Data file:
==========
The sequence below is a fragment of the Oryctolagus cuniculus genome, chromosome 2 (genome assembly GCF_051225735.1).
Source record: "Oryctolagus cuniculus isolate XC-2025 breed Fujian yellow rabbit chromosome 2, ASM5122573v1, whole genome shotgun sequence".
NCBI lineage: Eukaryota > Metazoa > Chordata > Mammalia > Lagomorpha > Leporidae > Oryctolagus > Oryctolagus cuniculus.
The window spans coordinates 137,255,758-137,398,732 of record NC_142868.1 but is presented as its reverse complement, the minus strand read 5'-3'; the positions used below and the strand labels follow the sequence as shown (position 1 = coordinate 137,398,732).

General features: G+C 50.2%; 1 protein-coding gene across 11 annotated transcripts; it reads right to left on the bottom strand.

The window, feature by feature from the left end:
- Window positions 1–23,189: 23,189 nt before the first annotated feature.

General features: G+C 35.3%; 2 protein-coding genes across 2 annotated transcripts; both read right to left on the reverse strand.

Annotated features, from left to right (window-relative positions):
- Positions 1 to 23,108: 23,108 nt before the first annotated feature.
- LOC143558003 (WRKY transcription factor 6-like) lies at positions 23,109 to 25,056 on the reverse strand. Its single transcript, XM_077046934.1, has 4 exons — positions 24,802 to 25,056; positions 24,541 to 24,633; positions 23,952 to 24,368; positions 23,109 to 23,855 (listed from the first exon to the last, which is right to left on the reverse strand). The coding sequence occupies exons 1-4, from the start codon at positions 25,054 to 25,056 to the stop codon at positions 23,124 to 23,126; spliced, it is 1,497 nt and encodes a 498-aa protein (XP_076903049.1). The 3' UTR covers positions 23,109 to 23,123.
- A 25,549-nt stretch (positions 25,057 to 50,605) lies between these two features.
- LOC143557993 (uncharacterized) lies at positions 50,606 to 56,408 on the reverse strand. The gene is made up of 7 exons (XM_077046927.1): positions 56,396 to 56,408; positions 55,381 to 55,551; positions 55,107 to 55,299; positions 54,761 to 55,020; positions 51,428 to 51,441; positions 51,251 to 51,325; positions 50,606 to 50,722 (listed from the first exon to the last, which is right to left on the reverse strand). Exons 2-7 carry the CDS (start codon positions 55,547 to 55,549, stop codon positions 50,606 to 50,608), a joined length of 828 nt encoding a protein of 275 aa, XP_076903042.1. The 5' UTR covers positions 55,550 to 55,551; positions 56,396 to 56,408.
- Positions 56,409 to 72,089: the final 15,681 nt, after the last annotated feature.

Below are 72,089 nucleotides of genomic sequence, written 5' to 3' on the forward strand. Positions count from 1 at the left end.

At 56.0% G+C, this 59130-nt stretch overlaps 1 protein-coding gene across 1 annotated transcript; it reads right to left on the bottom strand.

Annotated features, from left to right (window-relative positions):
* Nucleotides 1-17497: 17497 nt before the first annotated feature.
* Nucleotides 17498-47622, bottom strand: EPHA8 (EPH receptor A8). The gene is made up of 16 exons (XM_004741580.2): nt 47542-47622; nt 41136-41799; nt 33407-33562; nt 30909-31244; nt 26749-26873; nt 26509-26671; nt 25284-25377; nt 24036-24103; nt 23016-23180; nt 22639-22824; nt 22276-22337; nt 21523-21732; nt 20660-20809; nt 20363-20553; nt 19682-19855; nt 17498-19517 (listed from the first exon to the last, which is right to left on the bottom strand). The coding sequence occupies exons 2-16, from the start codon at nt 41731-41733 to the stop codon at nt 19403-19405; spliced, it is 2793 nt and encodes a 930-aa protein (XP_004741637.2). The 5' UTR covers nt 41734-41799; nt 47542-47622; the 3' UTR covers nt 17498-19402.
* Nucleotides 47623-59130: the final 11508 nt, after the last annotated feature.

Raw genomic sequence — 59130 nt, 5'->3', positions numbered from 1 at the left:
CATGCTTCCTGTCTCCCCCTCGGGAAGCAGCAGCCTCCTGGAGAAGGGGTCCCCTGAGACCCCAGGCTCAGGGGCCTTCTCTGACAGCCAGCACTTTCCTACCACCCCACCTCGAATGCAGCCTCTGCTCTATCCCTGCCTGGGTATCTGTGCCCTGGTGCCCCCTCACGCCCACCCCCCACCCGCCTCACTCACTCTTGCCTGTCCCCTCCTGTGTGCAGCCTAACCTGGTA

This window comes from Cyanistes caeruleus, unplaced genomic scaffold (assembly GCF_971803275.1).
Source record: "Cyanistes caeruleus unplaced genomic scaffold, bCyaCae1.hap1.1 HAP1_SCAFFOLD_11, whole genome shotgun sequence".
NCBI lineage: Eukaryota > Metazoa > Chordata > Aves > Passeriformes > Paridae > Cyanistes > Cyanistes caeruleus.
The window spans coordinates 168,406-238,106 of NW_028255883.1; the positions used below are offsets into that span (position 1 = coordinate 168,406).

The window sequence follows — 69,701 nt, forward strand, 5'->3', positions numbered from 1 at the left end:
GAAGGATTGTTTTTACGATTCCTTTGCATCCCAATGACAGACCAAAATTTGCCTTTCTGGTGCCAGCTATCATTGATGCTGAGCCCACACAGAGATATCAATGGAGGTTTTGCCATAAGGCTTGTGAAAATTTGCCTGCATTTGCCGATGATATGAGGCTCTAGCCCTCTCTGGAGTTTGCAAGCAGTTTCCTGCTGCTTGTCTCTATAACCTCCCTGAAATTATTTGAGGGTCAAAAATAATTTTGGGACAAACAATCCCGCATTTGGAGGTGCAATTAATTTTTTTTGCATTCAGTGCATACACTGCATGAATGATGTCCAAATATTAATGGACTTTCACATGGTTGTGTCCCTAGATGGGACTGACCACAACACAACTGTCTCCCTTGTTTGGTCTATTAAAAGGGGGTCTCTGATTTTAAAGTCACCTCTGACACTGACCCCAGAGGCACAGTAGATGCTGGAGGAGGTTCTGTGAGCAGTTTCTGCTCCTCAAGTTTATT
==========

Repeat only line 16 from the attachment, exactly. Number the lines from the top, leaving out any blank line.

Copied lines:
At 56.0% G+C, this 59130-nt stretch overlaps 1 protein-coding gene across 1 annotated transcript; it reads right to left on the bottom strand.